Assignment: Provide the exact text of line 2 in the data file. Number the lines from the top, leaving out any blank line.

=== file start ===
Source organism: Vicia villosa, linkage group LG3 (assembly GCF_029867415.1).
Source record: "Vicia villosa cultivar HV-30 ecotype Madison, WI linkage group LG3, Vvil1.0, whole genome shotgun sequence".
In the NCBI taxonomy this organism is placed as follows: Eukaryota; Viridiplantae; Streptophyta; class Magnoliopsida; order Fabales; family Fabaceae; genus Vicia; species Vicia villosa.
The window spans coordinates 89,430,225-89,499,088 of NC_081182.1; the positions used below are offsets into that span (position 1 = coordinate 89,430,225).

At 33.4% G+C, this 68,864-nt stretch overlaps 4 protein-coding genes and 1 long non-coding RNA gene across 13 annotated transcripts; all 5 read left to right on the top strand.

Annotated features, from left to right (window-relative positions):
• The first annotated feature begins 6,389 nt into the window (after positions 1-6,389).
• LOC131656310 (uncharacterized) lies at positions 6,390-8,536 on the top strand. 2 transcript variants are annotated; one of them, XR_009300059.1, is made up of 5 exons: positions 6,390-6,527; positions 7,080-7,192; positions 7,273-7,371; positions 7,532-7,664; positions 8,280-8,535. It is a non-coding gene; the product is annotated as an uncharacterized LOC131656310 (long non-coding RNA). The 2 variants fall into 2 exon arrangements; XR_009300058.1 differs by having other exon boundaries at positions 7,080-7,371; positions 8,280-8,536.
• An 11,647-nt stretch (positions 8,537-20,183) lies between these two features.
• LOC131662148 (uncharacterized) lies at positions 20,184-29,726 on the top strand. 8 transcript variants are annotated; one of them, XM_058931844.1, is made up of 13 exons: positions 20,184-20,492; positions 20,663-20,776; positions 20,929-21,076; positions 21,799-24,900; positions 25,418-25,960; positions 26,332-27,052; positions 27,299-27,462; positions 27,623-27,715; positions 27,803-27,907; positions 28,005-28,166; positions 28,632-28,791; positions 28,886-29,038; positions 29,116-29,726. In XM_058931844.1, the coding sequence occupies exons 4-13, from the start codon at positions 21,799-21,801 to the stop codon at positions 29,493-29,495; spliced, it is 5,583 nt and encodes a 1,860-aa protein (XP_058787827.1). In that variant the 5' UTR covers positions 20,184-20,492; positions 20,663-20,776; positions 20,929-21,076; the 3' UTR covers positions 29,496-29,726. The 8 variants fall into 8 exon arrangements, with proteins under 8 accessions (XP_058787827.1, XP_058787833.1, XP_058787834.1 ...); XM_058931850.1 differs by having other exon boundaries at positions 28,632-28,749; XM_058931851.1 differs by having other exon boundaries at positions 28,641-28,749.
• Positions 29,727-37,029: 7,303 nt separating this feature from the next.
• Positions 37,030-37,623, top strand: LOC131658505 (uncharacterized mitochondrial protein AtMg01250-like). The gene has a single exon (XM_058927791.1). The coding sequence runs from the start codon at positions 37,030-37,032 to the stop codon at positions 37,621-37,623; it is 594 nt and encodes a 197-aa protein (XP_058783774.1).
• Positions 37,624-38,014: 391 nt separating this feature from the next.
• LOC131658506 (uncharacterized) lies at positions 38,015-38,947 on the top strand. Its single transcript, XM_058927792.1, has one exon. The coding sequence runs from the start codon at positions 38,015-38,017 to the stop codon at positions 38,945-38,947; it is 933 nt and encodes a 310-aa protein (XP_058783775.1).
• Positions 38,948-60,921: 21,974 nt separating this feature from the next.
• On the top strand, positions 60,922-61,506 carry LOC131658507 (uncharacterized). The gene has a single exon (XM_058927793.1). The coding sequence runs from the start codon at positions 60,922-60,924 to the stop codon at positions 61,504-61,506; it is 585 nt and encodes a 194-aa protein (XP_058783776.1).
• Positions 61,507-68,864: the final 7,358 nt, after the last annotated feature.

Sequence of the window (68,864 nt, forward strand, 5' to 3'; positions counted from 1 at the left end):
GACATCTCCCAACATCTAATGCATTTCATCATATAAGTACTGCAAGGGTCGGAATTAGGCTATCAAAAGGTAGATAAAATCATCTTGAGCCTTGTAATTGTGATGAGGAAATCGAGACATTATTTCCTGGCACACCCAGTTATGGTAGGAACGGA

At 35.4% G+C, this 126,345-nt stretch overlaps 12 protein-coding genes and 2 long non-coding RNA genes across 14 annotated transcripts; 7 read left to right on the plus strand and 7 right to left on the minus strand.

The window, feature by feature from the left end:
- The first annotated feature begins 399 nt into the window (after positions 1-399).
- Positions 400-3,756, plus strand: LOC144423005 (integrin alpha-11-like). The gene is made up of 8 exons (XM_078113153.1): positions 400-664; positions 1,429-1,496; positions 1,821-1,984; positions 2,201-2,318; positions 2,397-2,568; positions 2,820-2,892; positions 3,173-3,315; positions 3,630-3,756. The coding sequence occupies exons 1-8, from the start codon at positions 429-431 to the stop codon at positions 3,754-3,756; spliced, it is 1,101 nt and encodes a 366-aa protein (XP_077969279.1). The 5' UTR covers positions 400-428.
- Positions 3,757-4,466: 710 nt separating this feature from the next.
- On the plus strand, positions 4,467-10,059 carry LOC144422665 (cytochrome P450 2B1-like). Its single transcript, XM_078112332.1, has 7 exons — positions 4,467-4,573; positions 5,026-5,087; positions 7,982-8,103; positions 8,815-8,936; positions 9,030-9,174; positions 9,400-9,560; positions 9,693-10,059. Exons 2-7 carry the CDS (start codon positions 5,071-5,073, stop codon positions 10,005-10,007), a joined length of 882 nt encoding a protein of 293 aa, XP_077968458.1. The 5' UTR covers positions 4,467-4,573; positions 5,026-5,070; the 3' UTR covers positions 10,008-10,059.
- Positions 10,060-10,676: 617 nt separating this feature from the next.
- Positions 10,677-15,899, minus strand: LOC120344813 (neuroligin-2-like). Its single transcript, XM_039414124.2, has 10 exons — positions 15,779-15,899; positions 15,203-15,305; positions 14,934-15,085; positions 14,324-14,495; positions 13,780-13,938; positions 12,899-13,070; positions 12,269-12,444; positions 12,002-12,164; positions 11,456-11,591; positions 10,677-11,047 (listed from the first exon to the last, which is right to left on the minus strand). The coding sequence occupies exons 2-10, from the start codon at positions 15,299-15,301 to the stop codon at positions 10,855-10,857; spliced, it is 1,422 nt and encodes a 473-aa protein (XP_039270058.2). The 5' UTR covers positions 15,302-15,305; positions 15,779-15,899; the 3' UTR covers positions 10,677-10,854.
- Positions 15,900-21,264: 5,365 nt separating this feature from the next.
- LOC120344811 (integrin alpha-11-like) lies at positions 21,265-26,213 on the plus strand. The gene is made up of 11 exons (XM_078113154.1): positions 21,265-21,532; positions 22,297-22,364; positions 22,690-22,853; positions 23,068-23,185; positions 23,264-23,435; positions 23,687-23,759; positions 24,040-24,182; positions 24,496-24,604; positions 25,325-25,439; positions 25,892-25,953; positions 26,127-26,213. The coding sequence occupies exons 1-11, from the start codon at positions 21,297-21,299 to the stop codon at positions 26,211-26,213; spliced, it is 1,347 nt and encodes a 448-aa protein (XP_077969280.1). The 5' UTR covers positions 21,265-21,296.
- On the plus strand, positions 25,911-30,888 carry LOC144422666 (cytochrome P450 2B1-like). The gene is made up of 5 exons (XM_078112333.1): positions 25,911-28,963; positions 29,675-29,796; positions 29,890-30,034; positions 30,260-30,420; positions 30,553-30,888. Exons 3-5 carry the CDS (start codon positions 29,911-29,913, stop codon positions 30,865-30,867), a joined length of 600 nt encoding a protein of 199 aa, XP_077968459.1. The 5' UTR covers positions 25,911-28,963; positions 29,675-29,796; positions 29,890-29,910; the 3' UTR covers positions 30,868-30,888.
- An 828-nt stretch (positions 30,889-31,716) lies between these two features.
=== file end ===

Source record: "Vicia villosa cultivar HV-30 ecotype Madison, WI linkage group LG3, Vvil1.0, whole genome shotgun sequence".